“This is where we are,” chief baseball officer Chaim Bloom said. “Yes, it’s a really tough division. We know that. We feel we have the pieces here to win, but we also need to do the right things as far as building on this club to give us the best chance. We will do that.”
Martinez had just 16 homers, his lowest mark in a 162-game season since 2013 when he hit seven in 86 games for Houston. Xander Bogaerts hit 15 homers. Devers tagged those 27, but had just five in the last 54 games.
Combined, that’s just 58 homers from the meat of the order, which was less than Judge’s AL record-setting 62.
But the power outage wasn’t just about those three. Bloom and the front office acquired Jackie Bradley Jr. from the Brewers in exchange for Hunter Renfroe, and Bradley, one of the best defenders in the league, struggled offensively. Meanwhile, Renfroe hit 29 homers for the Brewers. Schwarber, a player the Sox let get away in free agency, led the National League with 46 homers.
Overall, the Sox did not have a lineup full of run producers with pop, especially with Trevor Story on the injured list for a lot of the year.
Trouble on the mound
Remember Jake Diekman? The Sox sent him to the White Sox at the trade deadline, but before that, he represented the biggest offseason signing to bolster their bullpen.
That should tell you how many loose ends the bullpen had. Red Sox relievers combined for a 4.59 ERA, the fifth-worst mark in the majors. The bullpen blew 27 saves, tied for eighth most. Its 1.36 WHIP was tied with the A’s for the ninth worst.
The rotation lacked a true ace even with Nate Eovaldi, who had his share of injuries, a part of the fold. For much of the last three seasons, the injuries to Chris Sale have left the rotation in between, believing they’ll get him back, only to be left with 11 starts since 2019.
Bloom hinted that the Sox will be in the mix for more front-line starters this offseason. They should be. The rotation’s combined 4.49 ERA in 2022 won’t cut it.
What went right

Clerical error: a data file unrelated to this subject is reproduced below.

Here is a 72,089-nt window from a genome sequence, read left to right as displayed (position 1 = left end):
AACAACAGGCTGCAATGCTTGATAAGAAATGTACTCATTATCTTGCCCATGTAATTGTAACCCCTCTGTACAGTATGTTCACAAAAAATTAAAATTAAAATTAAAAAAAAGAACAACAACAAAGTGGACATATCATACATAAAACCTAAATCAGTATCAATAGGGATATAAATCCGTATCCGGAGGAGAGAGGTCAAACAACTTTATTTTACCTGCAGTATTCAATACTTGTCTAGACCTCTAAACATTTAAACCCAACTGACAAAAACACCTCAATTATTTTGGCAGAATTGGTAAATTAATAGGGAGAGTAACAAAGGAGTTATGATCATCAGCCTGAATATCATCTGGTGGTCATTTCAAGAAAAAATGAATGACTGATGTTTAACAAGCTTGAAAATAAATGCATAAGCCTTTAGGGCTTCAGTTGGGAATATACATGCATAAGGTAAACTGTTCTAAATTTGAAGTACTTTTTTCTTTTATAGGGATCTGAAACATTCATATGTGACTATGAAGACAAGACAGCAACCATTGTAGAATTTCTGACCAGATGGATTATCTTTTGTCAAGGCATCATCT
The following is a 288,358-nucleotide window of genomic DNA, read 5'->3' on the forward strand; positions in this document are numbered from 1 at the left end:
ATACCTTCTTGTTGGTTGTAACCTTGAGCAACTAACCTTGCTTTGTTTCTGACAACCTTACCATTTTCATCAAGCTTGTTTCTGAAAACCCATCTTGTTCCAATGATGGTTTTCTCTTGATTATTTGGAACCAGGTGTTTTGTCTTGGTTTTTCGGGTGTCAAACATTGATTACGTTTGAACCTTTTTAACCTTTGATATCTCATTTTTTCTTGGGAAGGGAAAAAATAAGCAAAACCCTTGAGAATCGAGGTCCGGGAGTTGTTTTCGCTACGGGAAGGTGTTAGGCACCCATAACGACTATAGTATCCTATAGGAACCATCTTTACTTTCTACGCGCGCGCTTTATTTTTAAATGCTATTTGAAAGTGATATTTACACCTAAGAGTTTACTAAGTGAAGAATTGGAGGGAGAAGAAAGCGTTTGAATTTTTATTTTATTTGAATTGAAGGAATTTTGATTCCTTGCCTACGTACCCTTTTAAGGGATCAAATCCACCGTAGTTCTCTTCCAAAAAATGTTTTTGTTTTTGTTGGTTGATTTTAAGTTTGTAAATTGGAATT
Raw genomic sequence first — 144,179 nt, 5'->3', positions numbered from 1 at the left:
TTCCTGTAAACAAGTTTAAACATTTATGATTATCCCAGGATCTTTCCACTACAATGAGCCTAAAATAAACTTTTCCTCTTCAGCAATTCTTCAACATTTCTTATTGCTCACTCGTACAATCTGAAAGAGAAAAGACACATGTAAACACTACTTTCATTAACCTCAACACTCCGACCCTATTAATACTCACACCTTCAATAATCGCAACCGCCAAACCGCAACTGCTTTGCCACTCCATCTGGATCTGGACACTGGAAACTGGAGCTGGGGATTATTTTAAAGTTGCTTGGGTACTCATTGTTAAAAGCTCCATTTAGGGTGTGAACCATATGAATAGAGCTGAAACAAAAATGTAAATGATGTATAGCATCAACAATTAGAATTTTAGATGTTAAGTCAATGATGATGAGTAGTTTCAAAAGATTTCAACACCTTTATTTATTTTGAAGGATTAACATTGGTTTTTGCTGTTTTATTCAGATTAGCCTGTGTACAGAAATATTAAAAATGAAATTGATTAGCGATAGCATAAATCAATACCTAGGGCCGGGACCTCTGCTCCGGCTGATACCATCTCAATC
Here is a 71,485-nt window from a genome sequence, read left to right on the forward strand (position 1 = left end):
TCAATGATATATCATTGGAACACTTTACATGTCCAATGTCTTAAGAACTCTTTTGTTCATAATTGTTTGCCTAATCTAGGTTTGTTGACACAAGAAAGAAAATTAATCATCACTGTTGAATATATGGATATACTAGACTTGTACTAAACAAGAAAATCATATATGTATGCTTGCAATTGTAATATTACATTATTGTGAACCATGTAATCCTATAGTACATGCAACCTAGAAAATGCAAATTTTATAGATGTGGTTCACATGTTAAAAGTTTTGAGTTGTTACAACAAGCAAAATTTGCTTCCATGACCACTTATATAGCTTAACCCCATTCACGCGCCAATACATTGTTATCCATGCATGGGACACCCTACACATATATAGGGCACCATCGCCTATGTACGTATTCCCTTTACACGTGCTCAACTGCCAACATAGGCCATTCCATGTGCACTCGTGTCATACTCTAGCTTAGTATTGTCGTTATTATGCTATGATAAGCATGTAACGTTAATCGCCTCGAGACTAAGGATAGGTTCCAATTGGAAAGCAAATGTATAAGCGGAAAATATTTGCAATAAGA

▪ Re-emergence of Matt Barnes: The bullpen woes were, in part, due to Barnes’s struggles, which began in the second half of 2021. He hit the injured list with a shoulder issue early this year, but that represented a mental break as well as a chance to clean up his mechanics.
In his first 20 games this season, Barnes had a 7.94 ERA. After returning in August, he pitched to the tune of a 1.59 ERA in 24 appearances. Getting that Barnes back next season will be vital to the team’s overall success.
• Brayan Bello’s debut: Cora said that if there was one thing that went right this year, it was the rookie righthander. In 13 games (11 starts), Bello had a 4.71 ERA. But he improved dramatically in September, with a 1.65 ERA in five starts. He should be in the rotation next year.
Playing both sides
Story represented the good and the bad in his first year with the Red Sox. He played in just 94 games, a career low, and when he did play, he proved to be a streaky hitter. Nevertheless, he’s a force, and when he’s hot, there’s no stopping him. In a 19-game stretch in May, Story belted nine homers, holding a 1.002 OPS in that span while producing 25 RBIs.
On defense, Story made an easy transition to second base, and likely would be winning a Gold Glove if he played more. If anything, Story proved he’s a vital piece of this team despite the streakiness. Health moving forward will be important. The Red Sox need him.